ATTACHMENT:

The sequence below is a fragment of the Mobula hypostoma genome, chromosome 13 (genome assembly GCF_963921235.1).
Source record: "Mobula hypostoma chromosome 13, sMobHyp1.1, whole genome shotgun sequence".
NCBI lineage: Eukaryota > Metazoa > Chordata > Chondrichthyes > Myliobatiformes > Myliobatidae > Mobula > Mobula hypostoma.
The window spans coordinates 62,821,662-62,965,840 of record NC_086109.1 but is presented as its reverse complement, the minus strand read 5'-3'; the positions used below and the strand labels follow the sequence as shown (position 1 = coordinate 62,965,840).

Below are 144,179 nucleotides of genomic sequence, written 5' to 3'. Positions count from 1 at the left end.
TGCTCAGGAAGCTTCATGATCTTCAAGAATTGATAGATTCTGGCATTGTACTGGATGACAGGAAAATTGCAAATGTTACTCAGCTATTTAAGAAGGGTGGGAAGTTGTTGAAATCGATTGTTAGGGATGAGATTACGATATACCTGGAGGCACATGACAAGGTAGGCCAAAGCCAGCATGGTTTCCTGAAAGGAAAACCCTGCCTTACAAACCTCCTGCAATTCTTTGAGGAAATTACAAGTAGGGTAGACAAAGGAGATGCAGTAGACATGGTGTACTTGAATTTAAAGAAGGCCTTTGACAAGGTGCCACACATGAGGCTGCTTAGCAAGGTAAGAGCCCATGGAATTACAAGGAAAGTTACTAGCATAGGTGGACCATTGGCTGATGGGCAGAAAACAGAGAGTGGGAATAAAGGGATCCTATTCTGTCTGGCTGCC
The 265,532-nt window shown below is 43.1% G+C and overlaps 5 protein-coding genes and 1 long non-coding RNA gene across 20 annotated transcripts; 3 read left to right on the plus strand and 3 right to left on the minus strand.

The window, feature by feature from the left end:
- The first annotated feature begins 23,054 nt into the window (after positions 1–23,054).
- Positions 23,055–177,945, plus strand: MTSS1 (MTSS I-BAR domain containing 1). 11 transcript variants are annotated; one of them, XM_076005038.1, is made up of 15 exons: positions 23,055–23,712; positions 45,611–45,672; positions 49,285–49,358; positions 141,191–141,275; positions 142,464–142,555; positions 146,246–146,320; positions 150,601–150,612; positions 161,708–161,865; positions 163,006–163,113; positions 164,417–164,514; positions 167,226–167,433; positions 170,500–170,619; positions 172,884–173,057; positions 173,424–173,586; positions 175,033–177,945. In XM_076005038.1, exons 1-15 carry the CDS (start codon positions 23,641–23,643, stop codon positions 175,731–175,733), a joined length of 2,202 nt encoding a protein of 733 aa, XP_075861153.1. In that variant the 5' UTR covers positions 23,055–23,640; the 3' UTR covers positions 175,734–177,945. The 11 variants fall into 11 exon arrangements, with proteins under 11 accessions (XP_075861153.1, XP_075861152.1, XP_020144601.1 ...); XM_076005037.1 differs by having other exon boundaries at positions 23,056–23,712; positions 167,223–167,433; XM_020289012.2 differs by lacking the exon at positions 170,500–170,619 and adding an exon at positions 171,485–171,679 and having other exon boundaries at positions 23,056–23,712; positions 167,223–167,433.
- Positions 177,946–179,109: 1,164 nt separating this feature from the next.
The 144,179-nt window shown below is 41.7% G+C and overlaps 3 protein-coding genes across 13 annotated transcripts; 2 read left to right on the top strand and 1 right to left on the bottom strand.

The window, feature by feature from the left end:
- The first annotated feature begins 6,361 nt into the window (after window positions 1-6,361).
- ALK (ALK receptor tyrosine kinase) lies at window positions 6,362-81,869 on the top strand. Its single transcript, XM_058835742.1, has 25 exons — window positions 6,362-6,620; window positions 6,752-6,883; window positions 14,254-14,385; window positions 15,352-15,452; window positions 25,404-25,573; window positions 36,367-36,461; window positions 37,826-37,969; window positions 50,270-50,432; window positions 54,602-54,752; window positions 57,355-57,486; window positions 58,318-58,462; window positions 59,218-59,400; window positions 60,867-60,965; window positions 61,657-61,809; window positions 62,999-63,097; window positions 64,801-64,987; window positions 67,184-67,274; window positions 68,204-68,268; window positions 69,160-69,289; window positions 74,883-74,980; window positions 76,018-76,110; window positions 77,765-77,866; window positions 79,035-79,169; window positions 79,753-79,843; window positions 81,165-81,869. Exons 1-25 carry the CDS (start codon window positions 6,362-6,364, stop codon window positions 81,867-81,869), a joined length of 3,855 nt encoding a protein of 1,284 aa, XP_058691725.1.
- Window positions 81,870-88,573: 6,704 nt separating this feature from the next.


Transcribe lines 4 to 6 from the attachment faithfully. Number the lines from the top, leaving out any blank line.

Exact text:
The window spans coordinates 62,821,662-62,965,840 of record NC_086109.1 but is presented as its reverse complement, the minus strand read 5'-3'; the positions used below and the strand labels follow the sequence as shown (position 1 = coordinate 62,965,840).

Below are 144,179 nucleotides of genomic sequence, written 5' to 3'. Positions count from 1 at the left end.
TGCTCAGGAAGCTTCATGATCTTCAAGAATTGATAGATTCTGGCATTGTACTGGATGACAGGAAAATTGCAAATGTTACTCAGCTATTTAAGAAGGGTGGGAAGTTGTTGAAATCGATTGTTAGGGATGAGATTACGATATACCTGGAGGCACATGACAAGGTAGGCCAAAGCCAGCATGGTTTCCTGAAAGGAAAACCCTGCCTTACAAACCTCCTGCAATTCTTTGAGGAAATTACAAGTAGGGTAGACAAAGGAGATGCAGTAGACATGGTGTACTTGAATTTAAAGAAGGCCTTTGACAAGGTGCCACACATGAGGCTGCTTAGCAAGGTAAGAGCCCATGGAATTACAAGGAAAGTTACTAGCATAGGTGGACCATTGGCTGATGGGCAGAAAACAGAGAGTGGGAATAAAGGGATCCTATTCTGTCTGGCTGCC